As for the total figures, I imagine it is very hard to get a real picture, as the strength of units could vary a lot. Certainly I think many figures for Republican armies are grossly inflated because people assume that given a number of legions, that can be multiplied by their theoretical strength to have a gross total, while in fact units would be always understrength.
As for the preponderance of cavalry in late Empire (I am talking here III and IV centuries only) maybe that idea came from the debut of the heavy armoured cavalry, and then people assume that this cavalry should have a very important role in battle since it is that heavy. However I think Clibanarii and Cataphactarii to be rather extensively armoured, not heavily armoured, I mean the protection for the horse suggests it was designed against arrows, probably this cavalry was intended to fight Persian horse archers, instead of being a real shock cavalry.
Hi all
As suggested by Nicholas I took a look at the Notitia Dignitatum. I found that there are listed 25 Legiones palatinae, 70 Legiones comitatenses, 47 Legiones pseudocomitatenses, 111 Auxilia palatina and 88 Vexillationes in the field armies, counting 1.000 a Legion, 500 an Auxilia and 500 a Vexillatio, the grand total would be 197.000 infantry and 44.000 cavalry, would be that accurate? how is that compared with the theoretical strength of the army in the Early Empire.
Quote:1.000 a Legion, 500 an Auxilia and 500 a Vexillatio, the grand total would be 197.000 infantry and 44.000 cavalry.
I'm sure you can't put it quite like that. First of all, 'auxilia' has no direct relation with the old auxilia, these are elite forces of the field army, top of the line so to speak. Also, a vexillation is no longer just a small force from one or several legions, it can be up to a 1.000 men, forming a large part of a former legion, which has been permanently split up. But the legions, too, can be more than a thousand men, ranging from 1 to 3 thousand.
Number are used by several sources, but there isn't a standard anywhere - if it existed at all, Late Roman army does not seem to have kept a strict rule as to a maximum or minimum number for their units.

Nicasie estimates border legions at 3.000 men (down from 5.000), while new-style legions of the field army numbered up to 1.000 or 1.200. Vegetius' legion strength of 6.100 infantry and 726 cavlry (Vegetius II.6) is thought to belong to 3rd-c. legions, not to 4th-c. legions.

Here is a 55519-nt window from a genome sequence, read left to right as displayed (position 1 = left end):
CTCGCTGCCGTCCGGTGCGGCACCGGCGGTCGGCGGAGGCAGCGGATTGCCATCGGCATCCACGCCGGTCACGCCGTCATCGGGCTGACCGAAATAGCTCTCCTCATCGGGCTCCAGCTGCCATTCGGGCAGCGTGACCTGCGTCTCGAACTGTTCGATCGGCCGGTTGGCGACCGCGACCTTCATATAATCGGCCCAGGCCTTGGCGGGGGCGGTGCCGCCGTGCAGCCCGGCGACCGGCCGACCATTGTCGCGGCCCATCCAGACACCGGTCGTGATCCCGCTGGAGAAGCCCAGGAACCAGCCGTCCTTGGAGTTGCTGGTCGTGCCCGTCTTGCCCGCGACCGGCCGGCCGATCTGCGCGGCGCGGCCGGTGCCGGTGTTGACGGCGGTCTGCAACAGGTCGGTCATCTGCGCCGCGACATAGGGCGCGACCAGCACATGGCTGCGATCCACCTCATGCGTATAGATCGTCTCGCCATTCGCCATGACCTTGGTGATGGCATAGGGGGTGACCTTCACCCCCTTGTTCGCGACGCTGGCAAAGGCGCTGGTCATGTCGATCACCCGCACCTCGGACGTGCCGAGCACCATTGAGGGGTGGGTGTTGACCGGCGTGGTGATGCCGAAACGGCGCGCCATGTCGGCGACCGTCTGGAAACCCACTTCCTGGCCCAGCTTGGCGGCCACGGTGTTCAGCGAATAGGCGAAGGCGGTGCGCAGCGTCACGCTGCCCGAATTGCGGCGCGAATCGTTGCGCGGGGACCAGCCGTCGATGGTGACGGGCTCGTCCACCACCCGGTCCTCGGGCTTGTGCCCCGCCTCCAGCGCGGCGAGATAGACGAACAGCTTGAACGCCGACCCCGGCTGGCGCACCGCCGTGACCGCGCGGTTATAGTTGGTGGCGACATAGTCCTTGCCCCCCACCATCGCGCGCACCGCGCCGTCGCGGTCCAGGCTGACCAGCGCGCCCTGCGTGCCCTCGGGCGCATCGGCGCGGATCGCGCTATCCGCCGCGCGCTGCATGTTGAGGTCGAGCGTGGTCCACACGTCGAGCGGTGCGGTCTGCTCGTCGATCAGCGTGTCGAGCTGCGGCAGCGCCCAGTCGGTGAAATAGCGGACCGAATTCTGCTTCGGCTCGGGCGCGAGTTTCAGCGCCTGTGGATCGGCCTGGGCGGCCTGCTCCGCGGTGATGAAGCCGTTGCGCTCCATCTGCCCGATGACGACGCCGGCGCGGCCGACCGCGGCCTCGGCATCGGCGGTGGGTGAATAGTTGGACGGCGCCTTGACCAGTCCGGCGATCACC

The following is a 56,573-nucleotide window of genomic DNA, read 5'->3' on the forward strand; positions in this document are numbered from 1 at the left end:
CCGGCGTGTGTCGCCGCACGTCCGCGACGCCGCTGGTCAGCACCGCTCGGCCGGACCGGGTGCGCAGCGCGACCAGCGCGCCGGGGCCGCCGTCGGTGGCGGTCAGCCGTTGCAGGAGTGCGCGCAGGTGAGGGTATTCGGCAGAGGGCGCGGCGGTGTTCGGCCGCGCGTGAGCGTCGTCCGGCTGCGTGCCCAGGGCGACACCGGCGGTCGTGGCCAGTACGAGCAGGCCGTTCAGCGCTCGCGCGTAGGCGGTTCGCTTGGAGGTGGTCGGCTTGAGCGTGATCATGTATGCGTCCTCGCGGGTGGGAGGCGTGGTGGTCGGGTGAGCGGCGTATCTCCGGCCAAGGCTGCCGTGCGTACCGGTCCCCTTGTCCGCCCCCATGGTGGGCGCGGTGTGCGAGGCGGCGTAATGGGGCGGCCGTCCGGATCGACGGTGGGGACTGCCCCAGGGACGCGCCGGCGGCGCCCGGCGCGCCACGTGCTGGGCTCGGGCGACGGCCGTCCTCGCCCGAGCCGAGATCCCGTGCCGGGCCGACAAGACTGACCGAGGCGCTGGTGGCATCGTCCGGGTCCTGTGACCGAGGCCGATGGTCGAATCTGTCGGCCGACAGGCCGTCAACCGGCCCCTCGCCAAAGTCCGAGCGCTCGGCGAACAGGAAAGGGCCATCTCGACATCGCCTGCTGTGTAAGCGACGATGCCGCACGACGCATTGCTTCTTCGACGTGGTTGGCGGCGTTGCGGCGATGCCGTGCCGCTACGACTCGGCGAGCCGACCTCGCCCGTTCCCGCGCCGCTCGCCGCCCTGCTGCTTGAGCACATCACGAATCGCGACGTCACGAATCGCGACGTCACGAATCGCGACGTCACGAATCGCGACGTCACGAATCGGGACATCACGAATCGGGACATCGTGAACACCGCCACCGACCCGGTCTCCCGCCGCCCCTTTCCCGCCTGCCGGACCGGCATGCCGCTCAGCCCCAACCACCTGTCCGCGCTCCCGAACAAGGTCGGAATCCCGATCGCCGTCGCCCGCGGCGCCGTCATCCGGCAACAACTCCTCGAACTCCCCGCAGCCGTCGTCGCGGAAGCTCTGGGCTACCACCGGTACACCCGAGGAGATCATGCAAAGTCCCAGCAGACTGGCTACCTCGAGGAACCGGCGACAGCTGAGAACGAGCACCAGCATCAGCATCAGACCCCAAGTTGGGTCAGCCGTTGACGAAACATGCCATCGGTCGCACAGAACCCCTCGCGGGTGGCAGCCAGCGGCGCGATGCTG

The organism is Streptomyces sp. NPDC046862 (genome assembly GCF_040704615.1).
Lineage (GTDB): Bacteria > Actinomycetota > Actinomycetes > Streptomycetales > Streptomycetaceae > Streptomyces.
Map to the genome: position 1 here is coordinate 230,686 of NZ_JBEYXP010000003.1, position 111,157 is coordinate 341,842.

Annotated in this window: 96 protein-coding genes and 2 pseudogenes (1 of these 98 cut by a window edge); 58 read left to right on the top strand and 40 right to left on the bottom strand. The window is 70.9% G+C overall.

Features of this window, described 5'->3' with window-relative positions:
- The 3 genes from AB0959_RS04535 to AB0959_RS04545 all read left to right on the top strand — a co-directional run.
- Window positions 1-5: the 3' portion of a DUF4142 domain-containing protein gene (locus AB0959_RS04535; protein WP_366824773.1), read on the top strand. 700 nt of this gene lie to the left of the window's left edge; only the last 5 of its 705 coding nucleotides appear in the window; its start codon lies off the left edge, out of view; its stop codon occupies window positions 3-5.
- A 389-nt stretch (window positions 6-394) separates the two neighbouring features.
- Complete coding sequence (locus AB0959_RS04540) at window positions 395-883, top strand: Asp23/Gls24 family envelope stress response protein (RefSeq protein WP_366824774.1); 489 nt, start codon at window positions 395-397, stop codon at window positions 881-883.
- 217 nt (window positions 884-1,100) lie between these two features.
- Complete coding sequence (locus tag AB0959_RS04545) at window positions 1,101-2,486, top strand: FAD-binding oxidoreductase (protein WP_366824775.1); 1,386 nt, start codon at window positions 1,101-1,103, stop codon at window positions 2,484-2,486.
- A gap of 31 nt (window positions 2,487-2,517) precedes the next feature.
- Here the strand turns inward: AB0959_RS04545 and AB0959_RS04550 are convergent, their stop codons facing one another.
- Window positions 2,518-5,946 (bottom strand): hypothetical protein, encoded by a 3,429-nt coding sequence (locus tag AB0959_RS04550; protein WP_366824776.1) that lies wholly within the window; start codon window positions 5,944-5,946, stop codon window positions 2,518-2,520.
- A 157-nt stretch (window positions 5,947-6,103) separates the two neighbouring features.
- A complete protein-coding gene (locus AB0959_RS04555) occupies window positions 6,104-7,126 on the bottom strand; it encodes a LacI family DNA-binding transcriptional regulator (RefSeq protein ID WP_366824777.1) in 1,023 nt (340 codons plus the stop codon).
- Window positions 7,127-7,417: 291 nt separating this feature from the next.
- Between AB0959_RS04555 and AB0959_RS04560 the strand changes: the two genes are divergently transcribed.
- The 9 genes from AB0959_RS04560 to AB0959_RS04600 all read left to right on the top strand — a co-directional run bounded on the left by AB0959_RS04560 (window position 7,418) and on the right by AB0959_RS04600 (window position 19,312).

According to several remarks by Ammianus, legions were quite a bit smaller, between 1.00 and 1.500 each.
We can guess what strengths may have been by guesswork - 300-500 men in a vexillation, 12 legions in a relatively small expedition, 300 men routing a legion, 400 men being heavy casulaties during a sorite from besieged Amida (which harboured 7 legions, citizens and refugess, all together numbering 20-25.000).

Cohorts seem to range between 300 and 500, but we hear of legions formed usually by two cohorts. Cavalry units could be anything from 300 to 700. larger units of 1.00 to 1.500 were probably several smaller units combined. Maurikios puts the ideal number between 300 and 400.

Just 200.000 men for the whole army seems a bit on the low side.. The army under Septimus Severus (MacMullen) could have been as large as 375.000 to 415.000 men (excluding the navy), while Szilágy puts the army of Aurelian at 400.000. Diocletians'army is estimated at 389.704 (no estimate but mentioned by Lydus, Joh. Lydus De Mens. I.27) and Constantine may have had an army of 400.00 too.
Luttwak and Hoffmann estimated Late Roman army strength as 400-500.000, Williams used the Notitia to arrive at 737.500.

Quote:I found that there are listed 25 Legiones palatinae, 70 Legiones comitatenses, 47 Legiones pseudocomitatenses, 111 Auxilia palatina and 88 Vexillationes in the field armies
The Notitia actually lists:
12 scholae palatinae,
146 field army legions,
42 border legions,
97 auxilia palatinae,
85 field army vexillations,
196 cohortes, auxilia and milites,
253 border units of cavalry (ale, cunei equitum and equites)
If the scholae numbered 500, field army legions 1.000, border legions 3.000, auxilia palatina 800, border infantry units 300 and cavalry units 350 (all average), the Notitia army yields an army of 450.000 men, but Nicasie thinks this must be seen as a minimum rather than a maximum, but since each unit may have been understrenght at many times this number would probably be a good guess too.
The establishment strenght could even be 650.000 if each cohort indeed was to be 500. And this number is what Agathius gives us for the 4th-c. army: 645.000 (Agath. V.13).
I didn´t take into account border units because I wanted to compare field armies, I may be wrong, but I think that in the Early Empire would also be the equivalent of limitanei in the form of colonies of veterans and allied tribes, so I wanted to compare only regular field troops.
As for the numbers, they are not that different from your suggestion, differences are you suggested 800 for auxilia instead of 500 and 350 for cavalry instead of 500, that would yield still about 200.000 inf and 30.000 cavalry for the field army, do you think that a valid figure to compare with Early Empire I and II century?